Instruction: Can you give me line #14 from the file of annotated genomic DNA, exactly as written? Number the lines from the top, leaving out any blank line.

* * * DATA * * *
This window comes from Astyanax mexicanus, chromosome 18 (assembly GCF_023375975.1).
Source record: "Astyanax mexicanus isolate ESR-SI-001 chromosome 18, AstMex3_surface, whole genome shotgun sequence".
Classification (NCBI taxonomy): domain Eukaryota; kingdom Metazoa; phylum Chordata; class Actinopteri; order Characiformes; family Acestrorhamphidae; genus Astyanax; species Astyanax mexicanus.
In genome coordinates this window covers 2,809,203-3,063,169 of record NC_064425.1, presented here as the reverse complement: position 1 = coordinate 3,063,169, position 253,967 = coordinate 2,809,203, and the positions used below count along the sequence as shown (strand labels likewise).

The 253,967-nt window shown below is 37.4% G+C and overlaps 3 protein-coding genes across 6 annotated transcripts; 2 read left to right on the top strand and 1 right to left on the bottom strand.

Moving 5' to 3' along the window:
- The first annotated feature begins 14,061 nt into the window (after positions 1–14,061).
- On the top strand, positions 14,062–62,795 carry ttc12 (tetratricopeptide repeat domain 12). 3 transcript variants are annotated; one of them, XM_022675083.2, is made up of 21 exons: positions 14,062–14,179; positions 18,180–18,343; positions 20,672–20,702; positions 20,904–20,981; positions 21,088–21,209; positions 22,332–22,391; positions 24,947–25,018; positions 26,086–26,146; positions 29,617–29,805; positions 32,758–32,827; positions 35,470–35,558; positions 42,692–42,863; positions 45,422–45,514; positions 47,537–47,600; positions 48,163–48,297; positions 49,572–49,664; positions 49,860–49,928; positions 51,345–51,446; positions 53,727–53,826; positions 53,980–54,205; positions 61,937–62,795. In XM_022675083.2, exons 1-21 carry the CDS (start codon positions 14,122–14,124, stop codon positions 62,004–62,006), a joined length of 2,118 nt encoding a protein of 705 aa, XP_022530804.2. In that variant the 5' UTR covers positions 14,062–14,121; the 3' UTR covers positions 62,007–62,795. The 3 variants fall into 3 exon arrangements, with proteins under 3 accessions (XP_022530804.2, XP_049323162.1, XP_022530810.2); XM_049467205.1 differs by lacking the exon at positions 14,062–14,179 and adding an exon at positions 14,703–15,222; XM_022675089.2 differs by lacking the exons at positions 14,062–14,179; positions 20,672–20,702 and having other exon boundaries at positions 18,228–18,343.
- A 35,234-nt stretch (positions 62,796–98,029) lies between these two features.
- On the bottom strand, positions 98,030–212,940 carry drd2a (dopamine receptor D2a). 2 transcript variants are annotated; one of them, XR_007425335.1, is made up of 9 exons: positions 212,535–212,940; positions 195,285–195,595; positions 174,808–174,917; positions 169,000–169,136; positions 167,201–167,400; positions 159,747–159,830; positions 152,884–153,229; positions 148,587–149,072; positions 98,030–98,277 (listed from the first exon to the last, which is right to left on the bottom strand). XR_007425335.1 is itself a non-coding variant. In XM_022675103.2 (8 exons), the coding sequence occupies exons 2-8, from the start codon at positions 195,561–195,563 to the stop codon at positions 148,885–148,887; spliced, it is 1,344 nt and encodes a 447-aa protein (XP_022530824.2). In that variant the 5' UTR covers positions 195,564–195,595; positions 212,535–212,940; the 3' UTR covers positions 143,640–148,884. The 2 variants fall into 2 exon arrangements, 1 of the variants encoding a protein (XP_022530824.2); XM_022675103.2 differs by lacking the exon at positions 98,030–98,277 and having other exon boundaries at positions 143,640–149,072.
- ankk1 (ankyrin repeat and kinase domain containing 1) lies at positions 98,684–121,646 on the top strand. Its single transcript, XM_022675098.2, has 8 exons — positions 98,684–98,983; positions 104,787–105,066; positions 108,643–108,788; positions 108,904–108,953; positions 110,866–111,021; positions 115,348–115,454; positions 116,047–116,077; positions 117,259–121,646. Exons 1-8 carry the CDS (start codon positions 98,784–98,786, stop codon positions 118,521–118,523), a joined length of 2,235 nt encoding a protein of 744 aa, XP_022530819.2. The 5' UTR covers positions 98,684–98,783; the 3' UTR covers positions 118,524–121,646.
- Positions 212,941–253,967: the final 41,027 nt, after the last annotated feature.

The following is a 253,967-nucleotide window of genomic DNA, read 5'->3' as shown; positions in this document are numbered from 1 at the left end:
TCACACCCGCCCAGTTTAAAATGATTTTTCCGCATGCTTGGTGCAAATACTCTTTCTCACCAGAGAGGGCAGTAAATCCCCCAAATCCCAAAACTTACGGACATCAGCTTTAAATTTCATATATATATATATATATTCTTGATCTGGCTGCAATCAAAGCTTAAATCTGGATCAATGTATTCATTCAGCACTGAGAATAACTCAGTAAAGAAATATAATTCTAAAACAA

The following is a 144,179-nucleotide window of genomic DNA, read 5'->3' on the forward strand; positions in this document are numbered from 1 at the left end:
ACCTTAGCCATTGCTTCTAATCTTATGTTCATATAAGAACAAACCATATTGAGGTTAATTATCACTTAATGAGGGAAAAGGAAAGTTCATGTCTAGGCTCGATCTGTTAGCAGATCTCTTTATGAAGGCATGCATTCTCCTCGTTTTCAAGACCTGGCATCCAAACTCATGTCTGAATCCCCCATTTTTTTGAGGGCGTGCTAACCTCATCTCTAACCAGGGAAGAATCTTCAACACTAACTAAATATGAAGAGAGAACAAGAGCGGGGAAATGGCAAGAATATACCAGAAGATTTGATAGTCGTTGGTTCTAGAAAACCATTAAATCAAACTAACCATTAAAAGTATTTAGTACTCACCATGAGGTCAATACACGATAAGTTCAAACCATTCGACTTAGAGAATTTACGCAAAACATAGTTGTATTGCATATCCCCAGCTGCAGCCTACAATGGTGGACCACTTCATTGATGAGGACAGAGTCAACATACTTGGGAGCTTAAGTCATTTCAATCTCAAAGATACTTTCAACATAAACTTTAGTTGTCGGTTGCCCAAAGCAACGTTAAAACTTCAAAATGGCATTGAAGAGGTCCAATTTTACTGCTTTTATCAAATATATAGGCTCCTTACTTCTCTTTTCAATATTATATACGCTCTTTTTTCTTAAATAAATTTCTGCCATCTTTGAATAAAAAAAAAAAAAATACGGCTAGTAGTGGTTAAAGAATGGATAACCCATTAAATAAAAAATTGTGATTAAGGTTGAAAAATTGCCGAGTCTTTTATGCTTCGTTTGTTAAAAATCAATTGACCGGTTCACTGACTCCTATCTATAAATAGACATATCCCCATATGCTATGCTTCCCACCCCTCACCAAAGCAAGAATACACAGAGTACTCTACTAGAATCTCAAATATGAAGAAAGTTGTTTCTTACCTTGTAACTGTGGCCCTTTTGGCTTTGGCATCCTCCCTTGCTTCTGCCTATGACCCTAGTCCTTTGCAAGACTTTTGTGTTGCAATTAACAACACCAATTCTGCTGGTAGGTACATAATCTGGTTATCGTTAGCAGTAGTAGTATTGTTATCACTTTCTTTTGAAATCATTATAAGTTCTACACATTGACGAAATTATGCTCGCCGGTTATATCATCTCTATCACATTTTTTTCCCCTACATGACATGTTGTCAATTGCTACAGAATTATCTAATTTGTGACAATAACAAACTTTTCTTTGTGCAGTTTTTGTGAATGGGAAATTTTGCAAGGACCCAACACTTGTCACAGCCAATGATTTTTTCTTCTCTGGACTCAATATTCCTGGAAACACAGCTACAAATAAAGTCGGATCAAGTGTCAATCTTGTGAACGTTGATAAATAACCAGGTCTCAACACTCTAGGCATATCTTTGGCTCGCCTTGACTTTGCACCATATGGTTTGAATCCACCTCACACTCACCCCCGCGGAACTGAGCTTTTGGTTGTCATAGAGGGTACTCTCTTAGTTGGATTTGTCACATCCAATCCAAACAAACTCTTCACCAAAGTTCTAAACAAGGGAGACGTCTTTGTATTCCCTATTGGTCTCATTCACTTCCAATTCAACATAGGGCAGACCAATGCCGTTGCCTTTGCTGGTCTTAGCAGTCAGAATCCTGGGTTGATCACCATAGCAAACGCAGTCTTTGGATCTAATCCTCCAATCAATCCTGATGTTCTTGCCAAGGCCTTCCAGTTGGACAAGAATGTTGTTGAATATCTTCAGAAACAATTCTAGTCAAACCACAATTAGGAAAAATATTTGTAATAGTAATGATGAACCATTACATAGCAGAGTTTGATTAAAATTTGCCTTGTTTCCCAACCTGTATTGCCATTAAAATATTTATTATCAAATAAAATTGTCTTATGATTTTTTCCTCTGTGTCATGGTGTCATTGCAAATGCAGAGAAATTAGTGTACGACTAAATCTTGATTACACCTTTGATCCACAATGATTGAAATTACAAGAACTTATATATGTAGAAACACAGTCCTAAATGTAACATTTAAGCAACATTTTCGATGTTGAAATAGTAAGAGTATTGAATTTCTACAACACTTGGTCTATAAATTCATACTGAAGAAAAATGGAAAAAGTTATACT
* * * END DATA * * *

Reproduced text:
TCACACCCGCCCAGTTTAAAATGATTTTTCCGCATGCTTGGTGCAAATACTCTTTCTCACCAGAGAGGGCAGTAAATCCCCCAAATCCCAAAACTTACGGACATCAGCTTTAAATTTCATATATATATATATATATTCTTGATCTGGCTGCAATCAAAGCTTAAATCTGGATCAATGTATTCATTCAGCACTGAGAATAACTCAGTAAAGAAATATAATTCTAAAACAA